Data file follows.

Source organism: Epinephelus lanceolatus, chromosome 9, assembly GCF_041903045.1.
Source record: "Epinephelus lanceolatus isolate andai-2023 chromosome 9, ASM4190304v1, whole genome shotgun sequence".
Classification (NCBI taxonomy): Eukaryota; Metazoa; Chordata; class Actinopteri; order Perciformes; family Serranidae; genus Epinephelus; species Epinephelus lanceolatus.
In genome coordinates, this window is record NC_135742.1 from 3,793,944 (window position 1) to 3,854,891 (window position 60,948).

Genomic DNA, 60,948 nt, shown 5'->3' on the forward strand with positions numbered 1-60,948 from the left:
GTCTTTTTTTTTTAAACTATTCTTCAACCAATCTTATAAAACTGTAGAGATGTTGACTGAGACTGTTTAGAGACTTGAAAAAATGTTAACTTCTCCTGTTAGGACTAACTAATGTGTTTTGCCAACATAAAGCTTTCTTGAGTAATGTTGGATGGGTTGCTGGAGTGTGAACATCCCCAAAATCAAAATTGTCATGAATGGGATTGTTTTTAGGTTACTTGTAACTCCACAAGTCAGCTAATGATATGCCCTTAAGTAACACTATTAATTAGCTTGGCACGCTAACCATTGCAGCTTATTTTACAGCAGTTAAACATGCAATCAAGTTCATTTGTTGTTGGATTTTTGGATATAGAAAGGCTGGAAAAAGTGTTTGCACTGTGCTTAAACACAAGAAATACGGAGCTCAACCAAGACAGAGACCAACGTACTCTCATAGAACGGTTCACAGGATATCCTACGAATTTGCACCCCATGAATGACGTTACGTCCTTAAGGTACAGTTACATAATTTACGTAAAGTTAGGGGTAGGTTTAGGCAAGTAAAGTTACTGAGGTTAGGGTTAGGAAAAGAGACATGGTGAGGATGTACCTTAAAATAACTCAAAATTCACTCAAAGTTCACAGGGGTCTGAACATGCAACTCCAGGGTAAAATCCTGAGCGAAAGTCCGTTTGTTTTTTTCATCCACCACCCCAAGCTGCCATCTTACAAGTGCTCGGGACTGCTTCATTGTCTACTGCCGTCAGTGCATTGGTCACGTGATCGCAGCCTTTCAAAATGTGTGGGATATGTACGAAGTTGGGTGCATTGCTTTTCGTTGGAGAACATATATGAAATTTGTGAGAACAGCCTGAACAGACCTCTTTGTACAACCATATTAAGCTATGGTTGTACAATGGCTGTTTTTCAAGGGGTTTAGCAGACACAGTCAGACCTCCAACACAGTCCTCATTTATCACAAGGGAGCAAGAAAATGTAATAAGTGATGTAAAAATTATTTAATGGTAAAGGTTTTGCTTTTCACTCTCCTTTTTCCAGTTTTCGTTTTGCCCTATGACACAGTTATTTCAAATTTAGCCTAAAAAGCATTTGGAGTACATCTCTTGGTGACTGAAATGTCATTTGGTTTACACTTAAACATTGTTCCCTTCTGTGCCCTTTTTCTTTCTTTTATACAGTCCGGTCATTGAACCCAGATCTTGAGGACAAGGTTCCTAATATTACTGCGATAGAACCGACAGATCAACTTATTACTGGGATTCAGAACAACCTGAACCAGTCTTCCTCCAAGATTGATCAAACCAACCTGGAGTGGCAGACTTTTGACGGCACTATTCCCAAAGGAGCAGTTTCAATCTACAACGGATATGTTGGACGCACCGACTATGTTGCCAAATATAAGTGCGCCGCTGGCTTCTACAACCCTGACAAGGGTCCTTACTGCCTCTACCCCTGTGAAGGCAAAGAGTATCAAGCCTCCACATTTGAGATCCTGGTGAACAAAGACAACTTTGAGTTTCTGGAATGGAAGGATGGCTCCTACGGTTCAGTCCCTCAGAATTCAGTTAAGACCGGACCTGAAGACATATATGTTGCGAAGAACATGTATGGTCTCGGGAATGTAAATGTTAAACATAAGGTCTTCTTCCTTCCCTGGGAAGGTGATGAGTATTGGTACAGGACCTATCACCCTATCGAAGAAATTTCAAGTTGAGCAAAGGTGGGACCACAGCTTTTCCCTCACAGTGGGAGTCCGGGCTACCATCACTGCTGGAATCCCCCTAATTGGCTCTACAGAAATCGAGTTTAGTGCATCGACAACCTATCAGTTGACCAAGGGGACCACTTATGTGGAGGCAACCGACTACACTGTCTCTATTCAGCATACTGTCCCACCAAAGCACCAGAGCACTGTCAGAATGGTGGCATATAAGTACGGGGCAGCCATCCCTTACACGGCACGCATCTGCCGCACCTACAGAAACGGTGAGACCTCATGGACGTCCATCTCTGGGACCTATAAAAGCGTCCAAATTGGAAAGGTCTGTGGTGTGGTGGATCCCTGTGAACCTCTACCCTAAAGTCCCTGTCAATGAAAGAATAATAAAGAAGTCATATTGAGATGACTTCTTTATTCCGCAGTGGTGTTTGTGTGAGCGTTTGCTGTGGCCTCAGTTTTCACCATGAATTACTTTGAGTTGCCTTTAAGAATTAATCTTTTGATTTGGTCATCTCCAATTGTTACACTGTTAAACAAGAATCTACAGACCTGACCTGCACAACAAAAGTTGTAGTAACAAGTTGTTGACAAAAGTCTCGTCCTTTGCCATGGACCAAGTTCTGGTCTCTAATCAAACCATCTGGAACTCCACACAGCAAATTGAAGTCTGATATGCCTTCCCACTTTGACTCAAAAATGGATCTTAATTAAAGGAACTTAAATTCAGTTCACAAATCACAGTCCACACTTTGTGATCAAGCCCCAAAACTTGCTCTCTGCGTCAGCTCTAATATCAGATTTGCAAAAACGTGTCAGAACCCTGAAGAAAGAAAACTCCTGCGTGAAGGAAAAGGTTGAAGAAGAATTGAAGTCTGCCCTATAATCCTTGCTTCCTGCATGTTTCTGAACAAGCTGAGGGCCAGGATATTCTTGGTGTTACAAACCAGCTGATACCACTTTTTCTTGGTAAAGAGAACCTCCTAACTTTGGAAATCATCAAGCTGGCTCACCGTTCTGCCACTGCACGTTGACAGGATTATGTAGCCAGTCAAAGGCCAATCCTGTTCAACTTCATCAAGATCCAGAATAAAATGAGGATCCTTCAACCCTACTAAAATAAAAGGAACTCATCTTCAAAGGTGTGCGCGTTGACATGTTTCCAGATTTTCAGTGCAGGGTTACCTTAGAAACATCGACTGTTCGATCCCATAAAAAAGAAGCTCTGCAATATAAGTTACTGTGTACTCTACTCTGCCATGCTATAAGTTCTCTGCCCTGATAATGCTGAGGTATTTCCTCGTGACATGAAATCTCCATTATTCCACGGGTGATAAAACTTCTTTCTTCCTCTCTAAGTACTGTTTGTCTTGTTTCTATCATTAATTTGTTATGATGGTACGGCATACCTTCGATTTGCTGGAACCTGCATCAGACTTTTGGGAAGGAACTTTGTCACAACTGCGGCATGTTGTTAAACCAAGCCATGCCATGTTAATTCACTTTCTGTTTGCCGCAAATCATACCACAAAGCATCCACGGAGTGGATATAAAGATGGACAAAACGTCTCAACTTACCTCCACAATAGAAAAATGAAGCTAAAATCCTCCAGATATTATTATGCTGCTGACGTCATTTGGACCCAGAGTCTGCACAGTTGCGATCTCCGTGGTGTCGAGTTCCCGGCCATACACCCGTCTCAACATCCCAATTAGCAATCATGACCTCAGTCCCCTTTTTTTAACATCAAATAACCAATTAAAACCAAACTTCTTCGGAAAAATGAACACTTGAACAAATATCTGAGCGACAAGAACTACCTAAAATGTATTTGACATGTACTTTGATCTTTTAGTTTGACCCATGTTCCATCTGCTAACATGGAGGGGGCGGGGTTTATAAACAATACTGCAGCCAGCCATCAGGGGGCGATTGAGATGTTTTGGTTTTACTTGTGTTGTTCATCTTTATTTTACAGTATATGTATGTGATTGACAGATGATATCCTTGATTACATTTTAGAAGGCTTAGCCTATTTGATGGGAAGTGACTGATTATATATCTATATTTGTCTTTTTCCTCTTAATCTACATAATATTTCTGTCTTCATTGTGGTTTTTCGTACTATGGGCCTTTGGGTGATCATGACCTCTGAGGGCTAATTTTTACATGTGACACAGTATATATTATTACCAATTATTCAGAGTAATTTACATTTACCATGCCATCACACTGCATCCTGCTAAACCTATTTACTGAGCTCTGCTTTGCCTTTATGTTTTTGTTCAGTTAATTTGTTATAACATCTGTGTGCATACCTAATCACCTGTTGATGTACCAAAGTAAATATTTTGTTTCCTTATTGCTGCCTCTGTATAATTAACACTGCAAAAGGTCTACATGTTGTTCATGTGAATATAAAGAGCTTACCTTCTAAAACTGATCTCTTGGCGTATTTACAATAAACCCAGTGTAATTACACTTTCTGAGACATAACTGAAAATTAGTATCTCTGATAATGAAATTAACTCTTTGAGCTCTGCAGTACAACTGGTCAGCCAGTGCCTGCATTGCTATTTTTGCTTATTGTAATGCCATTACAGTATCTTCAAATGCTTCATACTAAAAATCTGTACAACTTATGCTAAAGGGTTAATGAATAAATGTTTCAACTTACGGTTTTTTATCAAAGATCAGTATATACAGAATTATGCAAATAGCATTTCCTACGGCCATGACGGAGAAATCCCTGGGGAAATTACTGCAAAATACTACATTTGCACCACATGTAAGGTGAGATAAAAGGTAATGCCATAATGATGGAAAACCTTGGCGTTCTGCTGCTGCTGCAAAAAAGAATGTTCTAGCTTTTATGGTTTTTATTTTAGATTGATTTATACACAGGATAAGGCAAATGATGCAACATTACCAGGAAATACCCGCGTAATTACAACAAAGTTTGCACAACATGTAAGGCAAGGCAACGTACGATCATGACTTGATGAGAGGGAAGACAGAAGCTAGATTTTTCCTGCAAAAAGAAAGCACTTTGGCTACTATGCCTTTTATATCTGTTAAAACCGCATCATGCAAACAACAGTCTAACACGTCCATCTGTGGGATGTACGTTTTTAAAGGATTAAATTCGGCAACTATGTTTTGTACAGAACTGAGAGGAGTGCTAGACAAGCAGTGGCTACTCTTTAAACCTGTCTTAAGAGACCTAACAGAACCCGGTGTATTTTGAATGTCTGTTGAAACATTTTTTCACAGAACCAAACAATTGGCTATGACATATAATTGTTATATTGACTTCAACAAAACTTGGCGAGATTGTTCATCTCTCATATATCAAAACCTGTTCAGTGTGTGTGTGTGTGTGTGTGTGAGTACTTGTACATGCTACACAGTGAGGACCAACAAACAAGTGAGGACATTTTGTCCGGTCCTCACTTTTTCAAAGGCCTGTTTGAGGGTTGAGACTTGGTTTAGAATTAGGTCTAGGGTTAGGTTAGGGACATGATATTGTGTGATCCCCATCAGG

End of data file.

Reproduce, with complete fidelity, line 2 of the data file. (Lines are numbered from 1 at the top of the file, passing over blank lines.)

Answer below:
Source record: "Epinephelus lanceolatus isolate andai-2023 chromosome 9, ASM4190304v1, whole genome shotgun sequence".